- New Zealand
- 1 wine
- 1 style
Say hello to our new Kiwi legend Olly Masters...
- Olly Masters has built a rep as one of New Zealand’s finest winemakers and wine judges. He spent a decade at the world-famous Ata Rangi before spending the past 10 years making his jaw-dropping wines at Misha's Vineyard.
- So when we got a tip off from his mate, Rod ‘the God’ Easthope, that Olly was itching to go it alone... we hopped straight on the blower.
- Olly’s got a secret knack for turning the world’s trickiest grape into liquid gold. He’s a genius. He’s got more degrees than a thermometer, and has spent 30 years making world-class kit in Hawke’s Bay, Burgundy, and Martinborough where he was winemaking at Ata Rangi for over 10 years.
Olly Masters's Story
Olly Masters's Story
"Originally I did a Biotech degree, during which we studied winemaking and brewing, following that I did a a postgrad diploma in winemaking and viticulture. Whilst enjoying the pursuit of knowledge, I eventually set out on trying to connect this knowledge to the practical world - or even the reality of the natural world! Initially this started in Martinborough which at the time had picked up the baton of trying to produce great Pinot Noir in NZ. My first vintage jobs were with Ata Rangi and Dry River, complete opposites in some ways but both have remained icons. I was winemaking at Ata Rangi for 10 years. Early on I also became involved in wine judging which I retain a strong involvement in, both in NZ and Australia, it's a good way to remain in touch with styles, vintages and commercial reality!
I currently work in many of the grape growing areas of New Zealand and since 2006 have been winemaking for Misha's Vineyard in Central Otago, whilst having my own vineyard and wine consulting business based in Martinborough where I live and farm a small block of organic Pinot Noir and Syrah, which I balance against my air miles.
I have been a winemaker for 27 years, I love the mix of science and creation that growing grapes through to making wine involves. Working or even walking through a vineyard explains as much about the wine as does knowing the % new oak there was.
I think what makes my wines special is that they don't try to be obvious but they do try to represent where they came from. A good wine should walk the line to the end of the bottle with grace, as well as rewarding cellaring, older wine is the great pleasures of life!
If I had to pick a favourite variety I would have to say I enjoy Pinot and Chardonnay particularly for their elegance. But tasting great wines made from any variety is a never ending pursuit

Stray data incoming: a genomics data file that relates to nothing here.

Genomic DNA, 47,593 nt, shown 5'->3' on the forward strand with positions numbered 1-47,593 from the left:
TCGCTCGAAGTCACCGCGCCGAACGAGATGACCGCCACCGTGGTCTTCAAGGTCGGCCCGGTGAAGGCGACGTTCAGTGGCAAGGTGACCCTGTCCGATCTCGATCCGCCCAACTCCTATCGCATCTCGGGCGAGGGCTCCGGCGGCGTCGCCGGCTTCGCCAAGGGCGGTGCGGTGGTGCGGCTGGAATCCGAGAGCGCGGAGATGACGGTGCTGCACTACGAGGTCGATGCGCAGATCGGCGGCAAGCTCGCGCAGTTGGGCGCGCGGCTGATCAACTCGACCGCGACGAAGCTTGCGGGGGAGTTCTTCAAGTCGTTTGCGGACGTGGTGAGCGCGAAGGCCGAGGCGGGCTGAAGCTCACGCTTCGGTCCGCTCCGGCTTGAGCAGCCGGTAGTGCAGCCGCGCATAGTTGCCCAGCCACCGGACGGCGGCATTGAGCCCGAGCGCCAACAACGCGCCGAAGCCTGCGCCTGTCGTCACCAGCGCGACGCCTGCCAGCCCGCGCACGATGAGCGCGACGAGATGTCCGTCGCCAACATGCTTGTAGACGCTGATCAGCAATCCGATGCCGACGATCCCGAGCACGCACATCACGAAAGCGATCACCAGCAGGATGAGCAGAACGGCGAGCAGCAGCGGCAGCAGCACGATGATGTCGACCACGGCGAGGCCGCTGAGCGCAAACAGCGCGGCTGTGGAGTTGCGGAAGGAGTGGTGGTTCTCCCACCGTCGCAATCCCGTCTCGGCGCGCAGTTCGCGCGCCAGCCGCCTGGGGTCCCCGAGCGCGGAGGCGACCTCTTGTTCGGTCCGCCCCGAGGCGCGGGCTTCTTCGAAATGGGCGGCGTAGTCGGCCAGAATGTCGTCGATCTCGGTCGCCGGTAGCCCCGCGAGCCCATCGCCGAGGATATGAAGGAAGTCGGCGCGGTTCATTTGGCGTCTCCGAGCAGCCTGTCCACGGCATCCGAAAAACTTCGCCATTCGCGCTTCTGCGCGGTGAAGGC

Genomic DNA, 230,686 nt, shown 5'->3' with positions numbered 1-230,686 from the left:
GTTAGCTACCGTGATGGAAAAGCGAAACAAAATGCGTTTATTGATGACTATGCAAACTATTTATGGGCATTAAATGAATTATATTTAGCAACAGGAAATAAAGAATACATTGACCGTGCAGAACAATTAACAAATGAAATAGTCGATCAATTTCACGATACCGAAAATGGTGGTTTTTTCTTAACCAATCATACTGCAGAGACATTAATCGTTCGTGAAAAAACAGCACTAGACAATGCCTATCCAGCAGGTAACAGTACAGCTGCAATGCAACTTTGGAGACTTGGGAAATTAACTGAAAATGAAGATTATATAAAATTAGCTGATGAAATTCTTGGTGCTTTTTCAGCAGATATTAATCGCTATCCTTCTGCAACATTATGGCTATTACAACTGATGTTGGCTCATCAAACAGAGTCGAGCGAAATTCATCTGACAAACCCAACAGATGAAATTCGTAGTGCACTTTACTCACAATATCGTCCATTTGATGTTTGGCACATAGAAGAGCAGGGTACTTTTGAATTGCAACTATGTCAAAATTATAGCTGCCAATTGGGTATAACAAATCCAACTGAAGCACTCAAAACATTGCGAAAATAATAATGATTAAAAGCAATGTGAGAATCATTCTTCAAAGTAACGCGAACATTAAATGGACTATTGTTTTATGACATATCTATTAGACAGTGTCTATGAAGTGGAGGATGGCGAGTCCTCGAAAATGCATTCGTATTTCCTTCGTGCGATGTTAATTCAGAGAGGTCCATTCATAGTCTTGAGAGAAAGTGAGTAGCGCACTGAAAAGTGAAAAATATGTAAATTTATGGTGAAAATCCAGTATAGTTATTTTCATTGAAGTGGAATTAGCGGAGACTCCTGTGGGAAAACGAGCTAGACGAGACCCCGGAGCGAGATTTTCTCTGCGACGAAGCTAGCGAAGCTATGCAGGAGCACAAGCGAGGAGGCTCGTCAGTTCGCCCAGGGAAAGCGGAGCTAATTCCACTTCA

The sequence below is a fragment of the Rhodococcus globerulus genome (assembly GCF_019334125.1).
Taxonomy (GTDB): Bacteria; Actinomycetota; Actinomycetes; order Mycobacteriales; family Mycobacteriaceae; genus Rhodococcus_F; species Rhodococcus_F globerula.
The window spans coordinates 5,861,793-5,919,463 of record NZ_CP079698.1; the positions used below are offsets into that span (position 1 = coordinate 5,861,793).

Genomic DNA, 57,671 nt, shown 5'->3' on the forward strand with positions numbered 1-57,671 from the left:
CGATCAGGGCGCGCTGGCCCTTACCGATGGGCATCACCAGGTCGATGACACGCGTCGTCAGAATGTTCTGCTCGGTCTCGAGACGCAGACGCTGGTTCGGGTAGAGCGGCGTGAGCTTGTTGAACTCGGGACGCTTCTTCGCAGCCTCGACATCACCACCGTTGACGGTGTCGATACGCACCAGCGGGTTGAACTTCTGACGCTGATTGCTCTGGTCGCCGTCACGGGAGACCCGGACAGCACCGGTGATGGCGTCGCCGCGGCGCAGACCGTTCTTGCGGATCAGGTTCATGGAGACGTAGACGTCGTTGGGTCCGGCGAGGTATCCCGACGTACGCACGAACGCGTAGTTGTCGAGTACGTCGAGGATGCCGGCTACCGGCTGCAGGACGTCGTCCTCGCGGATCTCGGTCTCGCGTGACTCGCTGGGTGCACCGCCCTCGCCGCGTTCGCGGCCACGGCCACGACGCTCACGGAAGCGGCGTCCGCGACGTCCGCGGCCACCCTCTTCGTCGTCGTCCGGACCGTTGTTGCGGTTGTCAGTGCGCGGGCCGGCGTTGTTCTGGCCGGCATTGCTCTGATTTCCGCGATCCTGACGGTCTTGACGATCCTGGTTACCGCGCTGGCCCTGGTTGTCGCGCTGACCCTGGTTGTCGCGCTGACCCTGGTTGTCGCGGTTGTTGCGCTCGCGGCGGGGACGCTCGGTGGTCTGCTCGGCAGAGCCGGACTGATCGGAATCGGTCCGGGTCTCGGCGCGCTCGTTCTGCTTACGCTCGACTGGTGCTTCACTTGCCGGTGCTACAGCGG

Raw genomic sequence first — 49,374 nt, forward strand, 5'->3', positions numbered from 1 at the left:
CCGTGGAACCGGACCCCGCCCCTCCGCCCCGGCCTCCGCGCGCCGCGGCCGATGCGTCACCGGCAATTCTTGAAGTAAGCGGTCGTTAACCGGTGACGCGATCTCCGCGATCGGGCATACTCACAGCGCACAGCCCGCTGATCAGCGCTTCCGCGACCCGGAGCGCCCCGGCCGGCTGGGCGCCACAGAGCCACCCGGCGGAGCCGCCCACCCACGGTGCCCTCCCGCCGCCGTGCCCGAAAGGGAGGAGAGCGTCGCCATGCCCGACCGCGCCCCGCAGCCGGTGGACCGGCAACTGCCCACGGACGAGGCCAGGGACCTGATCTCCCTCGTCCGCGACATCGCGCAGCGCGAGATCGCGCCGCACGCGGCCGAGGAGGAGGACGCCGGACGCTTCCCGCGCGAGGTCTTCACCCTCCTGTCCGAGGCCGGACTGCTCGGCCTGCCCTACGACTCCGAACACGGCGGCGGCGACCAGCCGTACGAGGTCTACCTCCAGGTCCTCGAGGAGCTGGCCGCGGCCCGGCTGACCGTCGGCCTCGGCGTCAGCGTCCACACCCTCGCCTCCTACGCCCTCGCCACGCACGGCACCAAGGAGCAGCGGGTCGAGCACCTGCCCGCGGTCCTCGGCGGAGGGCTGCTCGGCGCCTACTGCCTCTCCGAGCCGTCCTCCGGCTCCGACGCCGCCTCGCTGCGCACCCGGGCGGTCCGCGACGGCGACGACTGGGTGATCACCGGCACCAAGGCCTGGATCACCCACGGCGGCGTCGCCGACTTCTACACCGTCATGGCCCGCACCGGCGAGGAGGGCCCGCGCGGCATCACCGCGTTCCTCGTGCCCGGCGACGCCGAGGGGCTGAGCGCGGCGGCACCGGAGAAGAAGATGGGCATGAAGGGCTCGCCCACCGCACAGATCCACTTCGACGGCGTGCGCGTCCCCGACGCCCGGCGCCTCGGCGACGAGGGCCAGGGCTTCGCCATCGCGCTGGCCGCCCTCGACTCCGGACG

Fortunately I haven't witnessed many real winemaking disasters, if you don't count earthquakes... Opening the lid of a fermenter and knowing there was no way back from what had seemed like a good idea at the time was a good lesson about being very wary of the latest great idea! at least it wasn't my mistake!!
Angel funding will mean they will get a chance to try wines from unique parts of NZ that they may never get a chance to visit or try. There will be opportunities to make more wines like this and they will be good value too!
The opportunity to create wine from unique land and fruit is something I've always enjoyed but normally more as a part of a team, this has pushed me a bit beyond my normal areas of responsibility which is a good challenge.
I feel fantastic to be able to use crowd funding to make wine. Knowing the wine has a direct path to the consumer before the grapes are even picked is great. Funding the wine through the whole process is a new and unique model to me, which has been a pleasure to be involved with. The team at Naked are doing a great job!"
My wine adventure was kick started by Naked Wines. Before that my wine buying was the odd £5 supermarket bottle, but a combination of my own maturing and hitting these forums as a New Angel in June 2015 led me down the path of far more engaging wine conversation and appreciation. If it’s any solace to Naked (worrying about their affect on the weak willed) I’ve seen similar epiphanies in my appreciation of craft beer, whisky and gin. It’s probably an age thing and they do say Life is too short to drink bad wine! Salut